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I have a field in my database where users have saved free-form telephone numbers.

As a result, the data has all sorts of different formatting: (area) nnn-nnnn, area-nnn-nnnn, area.nnn.nnnn, etc.

I would like to strip out all the non-numeric characters and just store the digits, but I can't find a simple way to do this. Is it possible without using one REPLACE for each char?

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2 Answers 2

up vote 18 down vote accepted

You can use REGEXP_REPLACE since Oracle 10:

SELECT REGEXP_REPLACE('+34 (947) 123 456 ext. 2013', '[^0-9]+', '')
FROM DUAL

This example returns 349471234562013.

Alternative syntaxes include:

  • POSIX character classes:

    '[^[:digit:]]+'
    
  • Perl-influenced extensions (since Oracle 11):

    '\D+'
    
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This answer saved my day. Though through a bit of googling I found out that you can replace '[^0-9]+' with '[^[:digit:]]+'. :) –  Amir Syafrudin Jan 3 '13 at 7:49
    
@AmirSyafrudin - That's a POSIX character class. If I recall correctly, they weren't supported in earlier versions, but should work fine with recent releases. –  Álvaro G. Vicario Jan 3 '13 at 8:07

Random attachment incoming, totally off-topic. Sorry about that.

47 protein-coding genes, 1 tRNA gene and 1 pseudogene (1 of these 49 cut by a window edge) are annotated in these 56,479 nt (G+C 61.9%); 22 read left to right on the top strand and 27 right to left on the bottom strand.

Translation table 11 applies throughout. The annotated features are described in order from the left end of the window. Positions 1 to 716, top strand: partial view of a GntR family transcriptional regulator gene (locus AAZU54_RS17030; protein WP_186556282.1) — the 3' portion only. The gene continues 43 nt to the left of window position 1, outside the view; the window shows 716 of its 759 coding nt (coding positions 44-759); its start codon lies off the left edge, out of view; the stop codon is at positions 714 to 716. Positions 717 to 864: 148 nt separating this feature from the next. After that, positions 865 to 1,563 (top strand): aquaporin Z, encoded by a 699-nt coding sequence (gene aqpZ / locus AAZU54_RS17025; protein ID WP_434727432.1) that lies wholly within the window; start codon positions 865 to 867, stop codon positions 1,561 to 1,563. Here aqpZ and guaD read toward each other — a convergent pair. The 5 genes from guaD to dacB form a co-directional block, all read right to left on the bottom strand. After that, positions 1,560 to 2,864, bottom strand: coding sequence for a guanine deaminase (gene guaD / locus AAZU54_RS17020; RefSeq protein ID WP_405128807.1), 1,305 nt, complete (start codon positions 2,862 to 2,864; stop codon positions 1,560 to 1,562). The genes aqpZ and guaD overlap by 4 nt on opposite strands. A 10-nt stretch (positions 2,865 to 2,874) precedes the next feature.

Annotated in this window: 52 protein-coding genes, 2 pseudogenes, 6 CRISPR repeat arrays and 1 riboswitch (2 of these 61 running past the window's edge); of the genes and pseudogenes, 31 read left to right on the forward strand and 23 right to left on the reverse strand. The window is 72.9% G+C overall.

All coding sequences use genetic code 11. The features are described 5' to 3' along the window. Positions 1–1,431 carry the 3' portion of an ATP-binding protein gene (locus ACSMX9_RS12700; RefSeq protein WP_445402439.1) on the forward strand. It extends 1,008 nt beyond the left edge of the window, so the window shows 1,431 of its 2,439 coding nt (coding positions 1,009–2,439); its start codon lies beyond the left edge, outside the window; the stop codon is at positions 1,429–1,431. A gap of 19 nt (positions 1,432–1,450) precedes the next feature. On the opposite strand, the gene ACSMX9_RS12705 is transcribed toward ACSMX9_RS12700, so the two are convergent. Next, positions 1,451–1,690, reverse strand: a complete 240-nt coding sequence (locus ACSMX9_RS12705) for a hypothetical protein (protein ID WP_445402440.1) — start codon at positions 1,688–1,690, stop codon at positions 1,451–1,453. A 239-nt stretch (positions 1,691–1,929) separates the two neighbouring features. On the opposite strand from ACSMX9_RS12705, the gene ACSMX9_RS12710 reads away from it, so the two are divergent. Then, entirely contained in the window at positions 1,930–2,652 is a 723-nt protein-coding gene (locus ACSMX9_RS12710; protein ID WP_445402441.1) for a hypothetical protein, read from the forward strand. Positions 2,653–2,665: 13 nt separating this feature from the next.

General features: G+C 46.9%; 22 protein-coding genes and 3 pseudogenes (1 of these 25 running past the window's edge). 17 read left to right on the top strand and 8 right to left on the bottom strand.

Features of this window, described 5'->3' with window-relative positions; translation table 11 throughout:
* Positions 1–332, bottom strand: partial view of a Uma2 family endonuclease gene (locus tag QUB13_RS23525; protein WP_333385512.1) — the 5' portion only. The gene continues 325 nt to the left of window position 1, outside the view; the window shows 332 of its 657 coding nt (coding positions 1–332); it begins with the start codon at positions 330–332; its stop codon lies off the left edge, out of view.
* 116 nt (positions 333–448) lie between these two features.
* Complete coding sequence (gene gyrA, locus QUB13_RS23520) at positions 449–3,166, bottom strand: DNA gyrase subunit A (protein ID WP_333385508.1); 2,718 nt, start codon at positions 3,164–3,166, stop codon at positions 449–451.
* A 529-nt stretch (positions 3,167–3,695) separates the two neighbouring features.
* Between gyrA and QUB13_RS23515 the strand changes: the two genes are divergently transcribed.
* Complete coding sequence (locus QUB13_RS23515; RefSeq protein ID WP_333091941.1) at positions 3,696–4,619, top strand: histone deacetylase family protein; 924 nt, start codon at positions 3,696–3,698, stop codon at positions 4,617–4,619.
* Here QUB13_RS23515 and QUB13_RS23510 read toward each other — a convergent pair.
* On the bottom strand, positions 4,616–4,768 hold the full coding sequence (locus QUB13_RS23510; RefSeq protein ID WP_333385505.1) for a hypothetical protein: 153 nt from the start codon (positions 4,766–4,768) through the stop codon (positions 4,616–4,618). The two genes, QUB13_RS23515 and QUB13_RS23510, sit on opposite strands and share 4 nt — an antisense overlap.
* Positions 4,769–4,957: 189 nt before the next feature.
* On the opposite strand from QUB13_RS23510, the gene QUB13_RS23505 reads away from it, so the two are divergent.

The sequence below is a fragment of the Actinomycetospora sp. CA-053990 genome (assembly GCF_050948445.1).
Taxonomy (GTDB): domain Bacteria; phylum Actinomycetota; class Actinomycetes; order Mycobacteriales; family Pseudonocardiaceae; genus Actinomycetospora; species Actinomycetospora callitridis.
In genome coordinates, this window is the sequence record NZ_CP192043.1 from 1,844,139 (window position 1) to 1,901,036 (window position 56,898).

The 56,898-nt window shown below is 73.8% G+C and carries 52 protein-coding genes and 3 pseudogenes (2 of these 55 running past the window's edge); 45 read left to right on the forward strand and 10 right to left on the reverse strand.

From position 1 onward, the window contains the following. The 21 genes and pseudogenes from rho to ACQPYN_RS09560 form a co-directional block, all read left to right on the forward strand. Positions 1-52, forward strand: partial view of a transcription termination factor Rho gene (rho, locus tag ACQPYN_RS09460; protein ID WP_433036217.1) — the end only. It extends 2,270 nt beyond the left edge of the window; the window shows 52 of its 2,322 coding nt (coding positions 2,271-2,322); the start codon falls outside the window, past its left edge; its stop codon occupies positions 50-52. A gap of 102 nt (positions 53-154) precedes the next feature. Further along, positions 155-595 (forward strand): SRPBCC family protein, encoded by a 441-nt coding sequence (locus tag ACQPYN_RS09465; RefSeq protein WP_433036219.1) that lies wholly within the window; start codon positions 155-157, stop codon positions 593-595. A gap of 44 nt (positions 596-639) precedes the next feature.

Thanks for the heads up, Alvaro. I got it from here: orafaq.com/node/2404, tested it in my 11g database, and posted my comment above. I guess during the process I kinda forgot to notice which version this is supported. :) –  Amir Syafrudin Jan 3 '13 at 9:22
    
@AmirSyafrudin Please disregard the part about Oracle version. I was confused with PERL-Influenced Extensions such as \d. POSIX syntax was available from the beginning (i.e., 10g). –  Álvaro G. Vicario Jan 3 '13 at 9:29

For older versions of Oracle that don't support regular expressions:

select translate (phone_no,'0'||translate (phone_no,'x0123456789','x'),'0')
from mytable;

The inner translate gets all the non-digit characters from the phone number, and the outer translate then removes them from the phone number.

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really coll way! I suppose hat regexp take more CPU power instead of translate –  Galbarad Feb 19 at 17:53

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